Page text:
Wednesday, June 4, 2014

Remembering Tienanmen Square June 1989 and the courage of those who defied Chinese tanks

Photograph by Stuart Franklin/Magnum.

The photo on the right was taken from a different vantage point and shows the man in the background preparing to confront the tanks (AP Photo Terril Jones)

Today is the 25th anniversary of the brutal Chinese crackdown in Tienanmen Square.

The iconic image of that event is the photo of a single unidentified man holding two shopping bags who steps in defiance of a line of army tanks heading to Tienanmen Square.

All through the months of April and May 1989 Chinese students and pro-democracy activists protested in Beijing and other parts of the country. The protests were triggered by the death of Hu Yaobang, a liberal reformer, who was deposed after a power struggle with hardliners over the direction of political and economic reform in China.

In early May, the protestors occupied Tienanmen Square and demanded government accountability and greater democratic and press freedom. The students and pro-democracy protesters filled the square for weeks, initiating hunger strikes and other forms of protest activities.

On the nights of the 3rd and 4th June 1989 the Chinese Government enforced martial law. 

Massive troop and tank movements around the square began, concluding in an all-out assault that culminated in retaking Tienanmen Square and surrounding areas. 

Thousands of protesters and citizens heading to join the protest in Tienanmen Square were killed and injured after the People's Liberation Army opened fire on unarmed and peaceful protesters.

this photo shows the same man defying a long line of tanks (by Arthur Tsang)

Riots ensued around the Square and throughout the capital.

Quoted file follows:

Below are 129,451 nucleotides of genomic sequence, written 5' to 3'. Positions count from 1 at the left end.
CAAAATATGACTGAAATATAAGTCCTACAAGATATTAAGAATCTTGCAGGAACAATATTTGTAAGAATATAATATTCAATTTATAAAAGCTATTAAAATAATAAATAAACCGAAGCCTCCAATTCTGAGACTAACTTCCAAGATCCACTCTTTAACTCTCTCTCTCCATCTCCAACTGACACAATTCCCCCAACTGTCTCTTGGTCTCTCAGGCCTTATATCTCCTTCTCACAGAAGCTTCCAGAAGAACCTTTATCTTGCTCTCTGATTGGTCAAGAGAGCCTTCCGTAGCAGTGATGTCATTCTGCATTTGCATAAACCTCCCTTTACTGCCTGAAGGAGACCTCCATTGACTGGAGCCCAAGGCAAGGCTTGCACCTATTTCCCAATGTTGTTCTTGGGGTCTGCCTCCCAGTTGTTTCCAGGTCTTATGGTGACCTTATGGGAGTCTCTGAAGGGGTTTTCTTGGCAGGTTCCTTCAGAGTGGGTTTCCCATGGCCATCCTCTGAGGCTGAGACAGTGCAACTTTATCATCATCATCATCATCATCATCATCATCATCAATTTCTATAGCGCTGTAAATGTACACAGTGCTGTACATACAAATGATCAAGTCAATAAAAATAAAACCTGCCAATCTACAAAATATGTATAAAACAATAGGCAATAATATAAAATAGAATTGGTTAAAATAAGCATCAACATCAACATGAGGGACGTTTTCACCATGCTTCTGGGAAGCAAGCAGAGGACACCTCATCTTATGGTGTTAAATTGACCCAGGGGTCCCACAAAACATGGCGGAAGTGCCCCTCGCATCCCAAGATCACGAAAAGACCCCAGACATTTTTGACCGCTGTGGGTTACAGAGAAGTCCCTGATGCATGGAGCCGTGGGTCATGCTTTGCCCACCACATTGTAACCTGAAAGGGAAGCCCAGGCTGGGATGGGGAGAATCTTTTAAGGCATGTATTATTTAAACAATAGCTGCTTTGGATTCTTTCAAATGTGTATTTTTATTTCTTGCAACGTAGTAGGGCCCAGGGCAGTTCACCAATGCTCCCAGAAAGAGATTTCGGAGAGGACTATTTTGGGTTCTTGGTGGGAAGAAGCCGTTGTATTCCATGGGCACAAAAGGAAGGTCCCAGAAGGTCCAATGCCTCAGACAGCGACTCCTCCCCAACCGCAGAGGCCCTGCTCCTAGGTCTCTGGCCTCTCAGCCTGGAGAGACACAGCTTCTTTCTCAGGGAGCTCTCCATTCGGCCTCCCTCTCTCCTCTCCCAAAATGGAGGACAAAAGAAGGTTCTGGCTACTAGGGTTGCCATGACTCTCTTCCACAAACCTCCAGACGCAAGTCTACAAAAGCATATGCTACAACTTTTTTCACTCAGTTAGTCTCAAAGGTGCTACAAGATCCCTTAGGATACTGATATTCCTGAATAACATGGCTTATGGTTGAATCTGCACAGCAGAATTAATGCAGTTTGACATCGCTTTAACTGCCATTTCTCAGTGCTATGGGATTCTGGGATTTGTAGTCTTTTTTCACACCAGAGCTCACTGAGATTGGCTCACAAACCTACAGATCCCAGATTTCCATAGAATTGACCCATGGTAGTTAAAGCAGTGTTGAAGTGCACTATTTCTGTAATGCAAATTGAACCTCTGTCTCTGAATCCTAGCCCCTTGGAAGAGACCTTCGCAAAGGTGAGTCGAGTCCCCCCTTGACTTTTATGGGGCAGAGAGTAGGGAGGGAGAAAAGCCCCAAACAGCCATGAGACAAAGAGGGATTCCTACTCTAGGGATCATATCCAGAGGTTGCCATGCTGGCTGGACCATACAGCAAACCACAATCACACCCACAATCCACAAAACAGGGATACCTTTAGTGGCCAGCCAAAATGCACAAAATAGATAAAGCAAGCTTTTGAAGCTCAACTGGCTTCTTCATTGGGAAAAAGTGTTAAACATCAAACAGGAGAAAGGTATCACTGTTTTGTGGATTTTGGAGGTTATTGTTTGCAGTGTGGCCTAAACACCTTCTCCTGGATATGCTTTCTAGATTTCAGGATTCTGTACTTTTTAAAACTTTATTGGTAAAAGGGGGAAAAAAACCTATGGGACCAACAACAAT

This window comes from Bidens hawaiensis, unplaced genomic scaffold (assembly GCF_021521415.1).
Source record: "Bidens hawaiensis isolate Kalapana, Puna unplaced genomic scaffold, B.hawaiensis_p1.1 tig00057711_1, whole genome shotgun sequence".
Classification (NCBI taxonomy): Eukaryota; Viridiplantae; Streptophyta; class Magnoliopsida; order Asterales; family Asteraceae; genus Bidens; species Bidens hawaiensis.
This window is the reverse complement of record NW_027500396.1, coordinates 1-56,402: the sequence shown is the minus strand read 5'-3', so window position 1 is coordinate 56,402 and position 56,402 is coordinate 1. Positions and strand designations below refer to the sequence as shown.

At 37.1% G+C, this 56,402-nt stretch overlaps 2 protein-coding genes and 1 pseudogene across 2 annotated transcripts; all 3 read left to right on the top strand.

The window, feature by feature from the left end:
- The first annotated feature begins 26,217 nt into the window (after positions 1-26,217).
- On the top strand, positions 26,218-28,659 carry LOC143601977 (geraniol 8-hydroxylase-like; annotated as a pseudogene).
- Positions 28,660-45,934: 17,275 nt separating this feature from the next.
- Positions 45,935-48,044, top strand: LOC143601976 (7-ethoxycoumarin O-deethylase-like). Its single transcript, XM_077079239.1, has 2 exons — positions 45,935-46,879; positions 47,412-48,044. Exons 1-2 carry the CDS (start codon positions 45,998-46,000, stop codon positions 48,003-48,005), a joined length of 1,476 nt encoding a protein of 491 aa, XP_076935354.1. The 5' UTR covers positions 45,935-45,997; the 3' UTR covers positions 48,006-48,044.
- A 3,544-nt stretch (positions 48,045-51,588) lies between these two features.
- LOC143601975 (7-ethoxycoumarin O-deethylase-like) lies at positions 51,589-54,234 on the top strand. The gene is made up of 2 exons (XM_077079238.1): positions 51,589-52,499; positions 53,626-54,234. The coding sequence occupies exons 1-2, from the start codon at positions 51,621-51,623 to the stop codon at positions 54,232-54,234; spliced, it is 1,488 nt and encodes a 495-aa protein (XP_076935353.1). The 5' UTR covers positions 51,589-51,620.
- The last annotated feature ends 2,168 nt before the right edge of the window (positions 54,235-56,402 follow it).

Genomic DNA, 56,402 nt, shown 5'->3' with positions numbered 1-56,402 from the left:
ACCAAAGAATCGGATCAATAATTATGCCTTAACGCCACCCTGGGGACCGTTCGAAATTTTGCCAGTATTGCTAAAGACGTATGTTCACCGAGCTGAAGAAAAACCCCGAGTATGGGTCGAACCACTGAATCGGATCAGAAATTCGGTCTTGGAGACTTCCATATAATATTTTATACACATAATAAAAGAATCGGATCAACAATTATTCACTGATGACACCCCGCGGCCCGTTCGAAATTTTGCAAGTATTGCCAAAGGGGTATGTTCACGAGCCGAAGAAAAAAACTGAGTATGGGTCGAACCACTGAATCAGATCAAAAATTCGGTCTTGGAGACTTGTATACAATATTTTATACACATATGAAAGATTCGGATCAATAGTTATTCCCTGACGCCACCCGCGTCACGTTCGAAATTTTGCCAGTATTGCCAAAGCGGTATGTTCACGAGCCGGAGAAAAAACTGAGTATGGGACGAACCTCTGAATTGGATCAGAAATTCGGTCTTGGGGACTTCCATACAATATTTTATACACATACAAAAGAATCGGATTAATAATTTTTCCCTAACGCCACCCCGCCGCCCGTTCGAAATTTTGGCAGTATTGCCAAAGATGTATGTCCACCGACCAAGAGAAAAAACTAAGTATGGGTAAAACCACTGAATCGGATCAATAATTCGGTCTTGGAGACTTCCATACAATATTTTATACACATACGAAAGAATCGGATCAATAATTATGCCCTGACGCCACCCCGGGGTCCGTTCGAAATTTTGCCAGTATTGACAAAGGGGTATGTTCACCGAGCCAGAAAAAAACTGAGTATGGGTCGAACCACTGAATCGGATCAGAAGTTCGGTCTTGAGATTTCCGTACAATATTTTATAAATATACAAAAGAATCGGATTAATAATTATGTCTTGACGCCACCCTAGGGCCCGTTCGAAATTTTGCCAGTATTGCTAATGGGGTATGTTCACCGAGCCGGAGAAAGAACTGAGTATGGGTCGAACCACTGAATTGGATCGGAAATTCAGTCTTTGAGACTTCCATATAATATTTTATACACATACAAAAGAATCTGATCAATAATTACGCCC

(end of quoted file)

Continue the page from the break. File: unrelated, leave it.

The authorities proceeded to carry out mass arrests. Some people were executed and others just disappeared. An estimated 1600 were imprisoned for long periods, and 2 remain in prison 25 years later. Others were politically punished and lost jobs and positions. Many of the student leaders were forced to flee China.

The Tienanmen Square massacre and its aftermath initiated a new era of conservatism in China that continues to this day.

Various slide shows of the 1989 events at Tienanmen Square are herehere and here.

Twenty five years later, the Chinese Government are trying to prevent any mention or discussion of the uprising and the massacres by locking up, charging or harassing artists, scholars, lawyers, bloggers and relatives of victims.

Chinese citizens involved in the uprising and those who try to remember the events of 25 years ago continue to suffer persecution.

Amnesty has recorded the names of Chinese activists targeted by the Chinese authorities in the lead up to the anniversary. This includes scores of detentions and house arrest and people being charged with offences carrying prison terms for holding private memorial gatherings for the dead.

The New York Review of Books has this interview with Hu Jia, who was just 15 at the time he participated in the Tienanmen Square demonstrations. He is currently under house arrest in China over his attempt to organize a commemoration of the massacre protest activities.

The Guardian has this article, featuring interviews with 3 leaders of the 1989 protests who were forced to flee China in 1989.

No comments: